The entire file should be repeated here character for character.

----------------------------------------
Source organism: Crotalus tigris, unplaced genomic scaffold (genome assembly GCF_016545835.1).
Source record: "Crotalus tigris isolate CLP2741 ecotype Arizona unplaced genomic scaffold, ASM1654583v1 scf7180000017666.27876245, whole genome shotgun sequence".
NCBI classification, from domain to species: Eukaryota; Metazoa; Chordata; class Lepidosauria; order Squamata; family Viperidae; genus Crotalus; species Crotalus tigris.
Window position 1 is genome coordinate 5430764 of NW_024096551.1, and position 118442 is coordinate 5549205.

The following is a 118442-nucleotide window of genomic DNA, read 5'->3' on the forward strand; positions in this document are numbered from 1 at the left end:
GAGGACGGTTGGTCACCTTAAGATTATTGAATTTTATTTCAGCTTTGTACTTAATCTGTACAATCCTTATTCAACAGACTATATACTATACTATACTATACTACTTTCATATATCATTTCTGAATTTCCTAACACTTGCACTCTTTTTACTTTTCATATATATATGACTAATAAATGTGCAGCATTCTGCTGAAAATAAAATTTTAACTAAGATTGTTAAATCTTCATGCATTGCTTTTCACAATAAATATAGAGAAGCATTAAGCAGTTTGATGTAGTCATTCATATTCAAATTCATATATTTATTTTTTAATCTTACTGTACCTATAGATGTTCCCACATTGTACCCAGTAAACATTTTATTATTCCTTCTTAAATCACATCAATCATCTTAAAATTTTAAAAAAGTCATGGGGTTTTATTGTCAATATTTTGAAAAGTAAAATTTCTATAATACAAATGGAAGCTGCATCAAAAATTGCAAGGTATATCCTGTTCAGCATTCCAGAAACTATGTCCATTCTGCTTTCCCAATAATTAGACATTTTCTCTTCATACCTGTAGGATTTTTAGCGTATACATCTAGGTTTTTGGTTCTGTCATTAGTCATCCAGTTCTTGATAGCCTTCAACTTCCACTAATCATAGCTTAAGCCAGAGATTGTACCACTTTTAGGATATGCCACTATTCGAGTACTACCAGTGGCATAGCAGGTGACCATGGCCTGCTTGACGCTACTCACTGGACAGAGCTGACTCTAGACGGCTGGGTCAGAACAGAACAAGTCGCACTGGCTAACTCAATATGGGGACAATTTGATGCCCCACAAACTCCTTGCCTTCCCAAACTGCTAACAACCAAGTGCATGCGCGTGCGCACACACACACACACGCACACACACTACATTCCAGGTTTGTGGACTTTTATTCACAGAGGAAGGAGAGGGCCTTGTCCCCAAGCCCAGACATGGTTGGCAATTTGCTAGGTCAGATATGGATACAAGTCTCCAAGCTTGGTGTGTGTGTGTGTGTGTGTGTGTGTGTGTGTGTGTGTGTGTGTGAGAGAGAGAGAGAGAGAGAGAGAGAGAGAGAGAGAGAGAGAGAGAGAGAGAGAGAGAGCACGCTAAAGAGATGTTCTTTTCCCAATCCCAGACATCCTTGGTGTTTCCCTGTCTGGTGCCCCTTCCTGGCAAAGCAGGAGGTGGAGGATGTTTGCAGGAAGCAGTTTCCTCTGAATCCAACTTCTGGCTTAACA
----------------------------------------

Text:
Source organism: Crotalus tigris, unplaced genomic scaffold (genome assembly GCF_016545835.1).
Source record: "Crotalus tigris isolate CLP2741 ecotype Arizona unplaced genomic scaffold, ASM1654583v1 scf7180000017666.27876245, whole genome shotgun sequence".
NCBI classification, from domain to species: Eukaryota; Metazoa; Chordata; class Lepidosauria; order Squamata; family Viperidae; genus Crotalus; species Crotalus tigris.
Window position 1 is genome coordinate 5430764 of NW_024096551.1, and position 118442 is coordinate 5549205.

The following is a 118442-nucleotide window of genomic DNA, read 5'->3' on the forward strand; positions in this document are numbered from 1 at the left end:
GAGGACGGTTGGTCACCTTAAGATTATTGAATTTTATTTCAGCTTTGTACTTAATCTGTACAATCCTTATTCAACAGACTATATACTATACTATACTATACTACTTTCATATATCATTTCTGAATTTCCTAACACTTGCACTCTTTTTACTTTTCATATATATATGACTAATAAATGTGCAGCATTCTGCTGAAAATAAAATTTTAACTAAGATTGTTAAATCTTCATGCATTGCTTTTCACAATAAATATAGAGAAGCATTAAGCAGTTTGATGTAGTCATTCATATTCAAATTCATATATTTATTTTTTAATCTTACTGTACCTATAGATGTTCCCACATTGTACCCAGTAAACATTTTATTATTCCTTCTTAAATCACATCAATCATCTTAAAATTTTAAAAAAGTCATGGGGTTTTATTGTCAATATTTTGAAAAGTAAAATTTCTATAATACAAATGGAAGCTGCATCAAAAATTGCAAGGTATATCCTGTTCAGCATTCCAGAAACTATGTCCATTCTGCTTTCCCAATAATTAGACATTTTCTCTTCATACCTGTAGGATTTTTAGCGTATACATCTAGGTTTTTGGTTCTGTCATTAGTCATCCAGTTCTTGATAGCCTTCAACTTCCACTAATCATAGCTTAAGCCAGAGATTGTACCACTTTTAGGATATGCCACTATTCGAGTACTACCAGTGGCATAGCAGGTGACCATGGCCTGCTTGACGCTACTCACTGGACAGAGCTGACTCTAGACGGCTGGGTCAGAACAGAACAAGTCGCACTGGCTAACTCAATATGGGGACAATTTGATGCCCCACAAACTCCTTGCCTTCCCAAACTGCTAACAACCAAGTGCATGCGCGTGCGCACACACACACACACGCACACACACTACATTCCAGGTTTGTGGACTTTTATTCACAGAGGAAGGAGAGGGCCTTGTCCCCAAGCCCAGACATGGTTGGCAATTTGCTAGGTCAGATATGGATACAAGTCTCCAAGCTTGGTGTGTGTGTGTGTGTGTGTGTGTGTGTGTGTGTGTGTGTGTGTGAGAGAGAGAGAGAGAGAGAGAGAGAGAGAGAGAGAGAGAGAGAGAGAGAGAGAGAGAGCACGCTAAAGAGATGTTCTTTTCCCAATCCCAGACATCCTTGGTGTTTCCCTGTCTGGTGCCCCTTCCTGGCAAAGCAGGAGGTGGAGGATGTTTGCAGGAAGCAGTTTCCTCTGAATCCAACTTCTGGCTTAACA